What designers can do to improve circadian rhythms
Designers have an essential role to play in the health and wellness of their clients. From high indoor air and water quality to comfort, fitness, adequate nourishment, and a positive mindset – a designer has tremendous opportunities to help the building users lead a happy and healthy life. Apart from the above, another major aspect of wellness is the circadian rhythm that intends to harmonize our internal clocks with the immediate surroundings. It is driven by internal biological clocks that operate on a 24-hour, day or night schedule that is meant to optimize our physiology.
Lately, factors such as working from home, inadequate workout systems, irregular sleep schedules, and too much exposure to white light have led to sleep problems amongst the population. This, therefore, tends to affect the sleep and wake cycles, productivity and alertness, metabolic functions, digestive system, and even body temperature. Hence, learning the most from the whereabouts and how bouts – a designer can always design a space thoughtfully that caters to the health of the users.
So, first and foremost, it is essential to make use of the natural elements to best help control the sleep cycle. One of the major elements is the natural light that helps regulate the circadian rhythm. Designing a space in a way that more and more daylight is being absorbed in the interiors is the way to a successful wellness design. Research tells us that just half an hour of morning daylight sets our circadian rhythm.
Hence, understanding the aspects of sun and compass directions, the wall openings have the potential to make or break your space. Open concept plans, skylights, partition walls, large windows, and double-heightened forms can help foster a healthy and motivating environment. On the other hand, too much sunlight entering can unnecessarily heat up the space, making the users feel uncomfortable. Hence, that is when the designer is expected to play with shades, shadows, and compass directions to adequately let in the light.
If you are renovating an old structure, one of the best ways to design for circadian health is by simulating day light by simply incorporating proper artificial lighting. Called “smart lights,” they take inspiration from the surrounding environment and time schedules to particularly brighten or dim the saturation, as required. Mainly, gradual changes such as light colour changing from warm to cool when focus and task work are required. Else, varying luminous intensity from sunrise to sunset and back to the daytime. With insufficient natural light, this is a great way to play with the interceptor cells and human brain throughout the day.
Colour-tuning systems are currently being incorporated not only for human biological support but also for psychological support. Certainly, workplace designers have preferred the dynamic nature of light changing over time – saying that it just feels good and “in place.” For biological support to the users, colour tuning and lighting systems must be able to provide higher intensities of light in the morning and early afternoon hours as compared to reduced light intensity levels in the late afternoon and evening while further dimming levels at night to allow for melatonin activation. Recent study indicates that the intensity of light – whether high or low – may be more important than the colour to set circadian rhythm.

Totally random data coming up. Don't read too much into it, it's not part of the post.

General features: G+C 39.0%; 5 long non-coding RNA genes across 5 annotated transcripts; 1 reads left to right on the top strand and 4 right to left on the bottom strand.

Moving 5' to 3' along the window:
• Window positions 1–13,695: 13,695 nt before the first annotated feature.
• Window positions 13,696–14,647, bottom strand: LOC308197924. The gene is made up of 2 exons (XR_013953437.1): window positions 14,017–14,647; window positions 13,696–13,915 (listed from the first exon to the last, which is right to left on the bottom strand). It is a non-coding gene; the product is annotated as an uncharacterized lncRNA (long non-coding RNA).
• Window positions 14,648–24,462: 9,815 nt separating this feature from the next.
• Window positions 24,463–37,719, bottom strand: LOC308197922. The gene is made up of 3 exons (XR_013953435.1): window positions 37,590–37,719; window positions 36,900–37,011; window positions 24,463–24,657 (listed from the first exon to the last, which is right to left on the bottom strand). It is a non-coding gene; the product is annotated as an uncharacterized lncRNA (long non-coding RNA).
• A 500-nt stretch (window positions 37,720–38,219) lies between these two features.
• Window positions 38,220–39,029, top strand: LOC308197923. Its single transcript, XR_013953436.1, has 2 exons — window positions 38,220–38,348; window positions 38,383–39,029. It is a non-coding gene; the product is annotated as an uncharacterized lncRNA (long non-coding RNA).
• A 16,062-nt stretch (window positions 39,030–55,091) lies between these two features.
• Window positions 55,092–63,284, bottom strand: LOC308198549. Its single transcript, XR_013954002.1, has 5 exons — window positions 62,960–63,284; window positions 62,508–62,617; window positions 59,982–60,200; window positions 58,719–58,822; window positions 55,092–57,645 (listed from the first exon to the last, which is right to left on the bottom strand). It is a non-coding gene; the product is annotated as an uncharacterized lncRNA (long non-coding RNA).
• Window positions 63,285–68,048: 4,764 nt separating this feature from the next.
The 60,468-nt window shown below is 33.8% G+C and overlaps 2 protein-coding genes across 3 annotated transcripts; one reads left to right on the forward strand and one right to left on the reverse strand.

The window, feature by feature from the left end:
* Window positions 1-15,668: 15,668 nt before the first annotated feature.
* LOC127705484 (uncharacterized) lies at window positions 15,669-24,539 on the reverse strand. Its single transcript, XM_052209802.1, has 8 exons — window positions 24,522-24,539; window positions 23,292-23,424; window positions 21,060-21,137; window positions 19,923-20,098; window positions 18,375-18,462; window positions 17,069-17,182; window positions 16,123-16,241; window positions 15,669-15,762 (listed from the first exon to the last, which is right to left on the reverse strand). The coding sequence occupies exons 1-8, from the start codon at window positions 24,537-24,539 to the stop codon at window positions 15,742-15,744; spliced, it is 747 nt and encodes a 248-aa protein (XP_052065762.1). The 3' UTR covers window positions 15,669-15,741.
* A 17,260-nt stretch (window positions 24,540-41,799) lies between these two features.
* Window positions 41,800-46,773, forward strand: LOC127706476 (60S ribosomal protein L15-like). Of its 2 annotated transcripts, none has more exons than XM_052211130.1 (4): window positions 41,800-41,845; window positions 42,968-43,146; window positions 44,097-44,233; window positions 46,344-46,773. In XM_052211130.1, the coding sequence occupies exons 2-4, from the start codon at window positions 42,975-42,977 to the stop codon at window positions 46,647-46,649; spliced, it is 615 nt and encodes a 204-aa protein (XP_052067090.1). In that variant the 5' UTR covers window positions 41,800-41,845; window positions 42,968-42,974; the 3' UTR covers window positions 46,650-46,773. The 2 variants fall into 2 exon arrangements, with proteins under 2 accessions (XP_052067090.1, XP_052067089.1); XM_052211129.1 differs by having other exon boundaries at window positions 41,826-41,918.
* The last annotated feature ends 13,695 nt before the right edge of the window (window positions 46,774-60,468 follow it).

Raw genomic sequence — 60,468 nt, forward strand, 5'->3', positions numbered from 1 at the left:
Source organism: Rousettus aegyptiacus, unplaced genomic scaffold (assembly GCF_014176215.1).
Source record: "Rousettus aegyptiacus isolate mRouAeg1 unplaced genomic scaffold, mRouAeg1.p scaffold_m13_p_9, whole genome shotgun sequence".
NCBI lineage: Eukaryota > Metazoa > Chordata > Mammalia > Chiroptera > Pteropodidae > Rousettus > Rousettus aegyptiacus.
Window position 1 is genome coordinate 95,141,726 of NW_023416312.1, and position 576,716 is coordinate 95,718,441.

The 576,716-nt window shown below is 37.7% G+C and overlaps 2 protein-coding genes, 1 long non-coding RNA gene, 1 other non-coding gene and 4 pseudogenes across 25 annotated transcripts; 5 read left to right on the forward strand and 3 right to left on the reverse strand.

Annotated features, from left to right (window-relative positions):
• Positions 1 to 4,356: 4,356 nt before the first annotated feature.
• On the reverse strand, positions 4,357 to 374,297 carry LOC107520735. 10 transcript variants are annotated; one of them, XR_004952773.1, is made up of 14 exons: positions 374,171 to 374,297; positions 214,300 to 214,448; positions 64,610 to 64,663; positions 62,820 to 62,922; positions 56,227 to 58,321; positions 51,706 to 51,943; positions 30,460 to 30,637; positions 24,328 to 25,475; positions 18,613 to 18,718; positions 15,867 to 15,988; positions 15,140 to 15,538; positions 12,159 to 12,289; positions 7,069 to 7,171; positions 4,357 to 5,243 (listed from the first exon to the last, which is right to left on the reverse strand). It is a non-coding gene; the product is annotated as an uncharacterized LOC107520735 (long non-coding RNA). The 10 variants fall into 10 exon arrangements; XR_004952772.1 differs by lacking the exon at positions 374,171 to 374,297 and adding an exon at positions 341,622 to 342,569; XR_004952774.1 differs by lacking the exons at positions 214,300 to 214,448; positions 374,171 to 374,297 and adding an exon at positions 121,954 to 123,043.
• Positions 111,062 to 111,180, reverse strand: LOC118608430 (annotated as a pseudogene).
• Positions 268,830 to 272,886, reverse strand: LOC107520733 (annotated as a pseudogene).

Apart from the active and passive design, technology is the next in line consideration for better and healthy sleep patterns. Introducing an explosion of tunable, biodynamic lighting solutions that sync light with the time of day is the way some users tend to streamline their schedules. Whereas, some new technologies include the use of the Timeshifter app that offers personalized jet lag plans with timed light exposure advice as the foundation to help travelers eliminate jet lag. Moreover, constant sleep time tracking on smartwatches and phones has been quite helpful.
Diving further into the details, the circadian rhythms have proved to be highly affected by light pollution. In major metropolitan cities – it has been nearly impossible to feel the night and darkness due to excessive lumens in the atmosphere. And, that is when the designer must incorporate room darkening curtains, comfortable mattresses, and improved noise and temperature insulation for the users to feel comfortable.
Designers today are becoming familiar with the term coined as “thermal wellness,” which also heavily affects the circadian rhythm. The user must feel comfortable at night with a temperature of 18.3 Celsius (65 Fahrenheit). Slightly colder aura with thick blankets has proved great positive results.
Hence, to sum it up, designers in the present era have tremendous opportunities to improve the sense of health and wellbeing in their residential spaces. From the integrative design approach to actively analyzing the concept of shape and form of the space – positive circadian health is definitely something to look after. Especially in the era where no one sleeps!